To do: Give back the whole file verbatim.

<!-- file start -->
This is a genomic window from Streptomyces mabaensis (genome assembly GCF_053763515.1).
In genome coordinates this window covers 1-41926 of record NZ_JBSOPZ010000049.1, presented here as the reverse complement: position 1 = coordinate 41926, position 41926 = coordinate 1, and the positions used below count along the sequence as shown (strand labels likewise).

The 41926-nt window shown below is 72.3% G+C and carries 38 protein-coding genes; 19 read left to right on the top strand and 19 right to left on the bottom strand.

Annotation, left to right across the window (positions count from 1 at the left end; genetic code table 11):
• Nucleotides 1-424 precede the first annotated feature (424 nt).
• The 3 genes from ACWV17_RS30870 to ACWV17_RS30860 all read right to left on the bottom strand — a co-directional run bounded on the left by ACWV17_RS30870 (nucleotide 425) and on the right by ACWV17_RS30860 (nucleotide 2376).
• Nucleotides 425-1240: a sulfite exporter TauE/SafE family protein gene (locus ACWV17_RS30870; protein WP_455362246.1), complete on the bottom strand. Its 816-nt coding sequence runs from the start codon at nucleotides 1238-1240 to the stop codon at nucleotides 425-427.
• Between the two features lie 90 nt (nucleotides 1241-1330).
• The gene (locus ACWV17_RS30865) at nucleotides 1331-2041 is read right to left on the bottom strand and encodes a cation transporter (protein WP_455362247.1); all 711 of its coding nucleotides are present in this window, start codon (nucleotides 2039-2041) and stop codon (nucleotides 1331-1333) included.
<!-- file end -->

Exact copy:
This is a genomic window from Streptomyces mabaensis (genome assembly GCF_053763515.1).
In genome coordinates this window covers 1-41926 of record NZ_JBSOPZ010000049.1, presented here as the reverse complement: position 1 = coordinate 41926, position 41926 = coordinate 1, and the positions used below count along the sequence as shown (strand labels likewise).

The 41926-nt window shown below is 72.3% G+C and carries 38 protein-coding genes; 19 read left to right on the top strand and 19 right to left on the bottom strand.

Annotation, left to right across the window (positions count from 1 at the left end; genetic code table 11):
• Nucleotides 1-424 precede the first annotated feature (424 nt).
• The 3 genes from ACWV17_RS30870 to ACWV17_RS30860 all read right to left on the bottom strand — a co-directional run bounded on the left by ACWV17_RS30870 (nucleotide 425) and on the right by ACWV17_RS30860 (nucleotide 2376).
• Nucleotides 425-1240: a sulfite exporter TauE/SafE family protein gene (locus ACWV17_RS30870; protein WP_455362246.1), complete on the bottom strand. Its 816-nt coding sequence runs from the start codon at nucleotides 1238-1240 to the stop codon at nucleotides 425-427.
• Between the two features lie 90 nt (nucleotides 1241-1330).
• The gene (locus ACWV17_RS30865) at nucleotides 1331-2041 is read right to left on the bottom strand and encodes a cation transporter (protein WP_455362247.1); all 711 of its coding nucleotides are present in this window, start codon (nucleotides 2039-2041) and stop codon (nucleotides 1331-1333) included.